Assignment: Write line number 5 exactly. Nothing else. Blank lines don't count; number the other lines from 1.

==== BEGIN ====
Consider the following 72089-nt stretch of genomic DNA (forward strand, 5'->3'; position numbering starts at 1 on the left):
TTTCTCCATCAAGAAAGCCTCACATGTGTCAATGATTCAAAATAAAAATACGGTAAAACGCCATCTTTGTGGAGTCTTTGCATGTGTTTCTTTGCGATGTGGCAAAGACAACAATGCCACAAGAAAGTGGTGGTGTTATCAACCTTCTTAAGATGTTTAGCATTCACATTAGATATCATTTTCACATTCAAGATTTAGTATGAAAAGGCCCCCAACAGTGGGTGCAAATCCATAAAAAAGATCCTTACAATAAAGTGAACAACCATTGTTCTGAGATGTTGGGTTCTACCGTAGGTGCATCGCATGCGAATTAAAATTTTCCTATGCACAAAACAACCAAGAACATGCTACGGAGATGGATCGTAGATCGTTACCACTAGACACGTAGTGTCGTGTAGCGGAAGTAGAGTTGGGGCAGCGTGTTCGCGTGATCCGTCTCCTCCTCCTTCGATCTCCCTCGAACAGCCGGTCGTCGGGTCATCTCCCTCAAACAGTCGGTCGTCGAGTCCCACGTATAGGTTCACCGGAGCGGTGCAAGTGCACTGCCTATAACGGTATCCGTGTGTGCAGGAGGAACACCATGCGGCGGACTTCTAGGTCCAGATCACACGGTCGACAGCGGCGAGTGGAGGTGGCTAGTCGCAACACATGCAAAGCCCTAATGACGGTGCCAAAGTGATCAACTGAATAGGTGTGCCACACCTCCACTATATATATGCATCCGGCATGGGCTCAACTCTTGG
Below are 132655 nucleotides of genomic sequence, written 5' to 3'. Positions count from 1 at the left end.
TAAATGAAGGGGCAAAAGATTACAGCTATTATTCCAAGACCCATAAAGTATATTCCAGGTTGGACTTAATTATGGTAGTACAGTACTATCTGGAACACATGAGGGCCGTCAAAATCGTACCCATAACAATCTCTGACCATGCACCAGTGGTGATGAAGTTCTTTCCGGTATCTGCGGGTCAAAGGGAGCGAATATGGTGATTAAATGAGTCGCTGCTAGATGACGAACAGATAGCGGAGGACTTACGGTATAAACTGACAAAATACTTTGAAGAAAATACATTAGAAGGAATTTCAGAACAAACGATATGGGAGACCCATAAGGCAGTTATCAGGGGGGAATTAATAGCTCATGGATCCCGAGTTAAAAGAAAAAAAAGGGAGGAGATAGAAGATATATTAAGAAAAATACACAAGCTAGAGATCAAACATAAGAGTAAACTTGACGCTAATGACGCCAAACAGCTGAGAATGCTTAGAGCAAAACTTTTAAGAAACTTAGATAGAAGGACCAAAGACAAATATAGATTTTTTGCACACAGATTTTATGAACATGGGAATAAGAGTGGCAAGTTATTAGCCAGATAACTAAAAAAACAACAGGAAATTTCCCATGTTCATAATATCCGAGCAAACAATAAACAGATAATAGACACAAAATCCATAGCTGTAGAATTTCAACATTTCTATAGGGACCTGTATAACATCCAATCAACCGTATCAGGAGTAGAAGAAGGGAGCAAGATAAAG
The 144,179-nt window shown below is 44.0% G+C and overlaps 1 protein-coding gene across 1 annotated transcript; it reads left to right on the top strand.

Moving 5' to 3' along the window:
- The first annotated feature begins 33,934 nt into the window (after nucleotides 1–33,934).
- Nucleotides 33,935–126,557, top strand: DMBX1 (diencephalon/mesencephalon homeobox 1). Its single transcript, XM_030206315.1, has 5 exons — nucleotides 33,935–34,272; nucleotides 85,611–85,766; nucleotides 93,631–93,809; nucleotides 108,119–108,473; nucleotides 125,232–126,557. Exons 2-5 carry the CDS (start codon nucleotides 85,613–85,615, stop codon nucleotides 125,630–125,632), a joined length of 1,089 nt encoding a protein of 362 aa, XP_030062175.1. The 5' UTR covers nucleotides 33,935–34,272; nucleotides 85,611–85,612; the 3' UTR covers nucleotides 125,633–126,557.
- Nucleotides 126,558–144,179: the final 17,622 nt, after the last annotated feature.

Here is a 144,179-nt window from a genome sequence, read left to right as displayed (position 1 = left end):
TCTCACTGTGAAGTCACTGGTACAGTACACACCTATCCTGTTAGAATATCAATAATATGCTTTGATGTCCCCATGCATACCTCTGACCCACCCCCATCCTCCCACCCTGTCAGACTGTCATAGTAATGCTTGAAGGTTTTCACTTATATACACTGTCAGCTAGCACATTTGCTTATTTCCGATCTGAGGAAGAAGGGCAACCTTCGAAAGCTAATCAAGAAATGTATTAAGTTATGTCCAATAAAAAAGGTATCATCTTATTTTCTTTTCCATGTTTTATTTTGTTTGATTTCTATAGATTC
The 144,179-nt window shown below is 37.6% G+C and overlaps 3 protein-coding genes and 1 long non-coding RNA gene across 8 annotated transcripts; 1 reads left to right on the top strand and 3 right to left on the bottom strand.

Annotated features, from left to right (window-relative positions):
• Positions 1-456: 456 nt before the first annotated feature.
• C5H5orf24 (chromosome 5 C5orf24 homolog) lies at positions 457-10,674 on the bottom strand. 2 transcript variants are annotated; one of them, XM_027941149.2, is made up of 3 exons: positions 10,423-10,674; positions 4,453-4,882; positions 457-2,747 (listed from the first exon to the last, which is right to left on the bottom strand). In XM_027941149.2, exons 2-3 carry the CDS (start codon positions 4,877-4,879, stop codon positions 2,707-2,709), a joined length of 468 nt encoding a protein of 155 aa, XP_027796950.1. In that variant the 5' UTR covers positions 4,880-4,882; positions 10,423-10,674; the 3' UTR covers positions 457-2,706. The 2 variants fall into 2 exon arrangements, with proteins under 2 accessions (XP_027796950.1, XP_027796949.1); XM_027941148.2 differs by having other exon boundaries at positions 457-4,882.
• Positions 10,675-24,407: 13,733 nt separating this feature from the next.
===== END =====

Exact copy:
The 144,179-nt window shown below is 44.0% G+C and overlaps 1 protein-coding gene across 1 annotated transcript; it reads left to right on the top strand.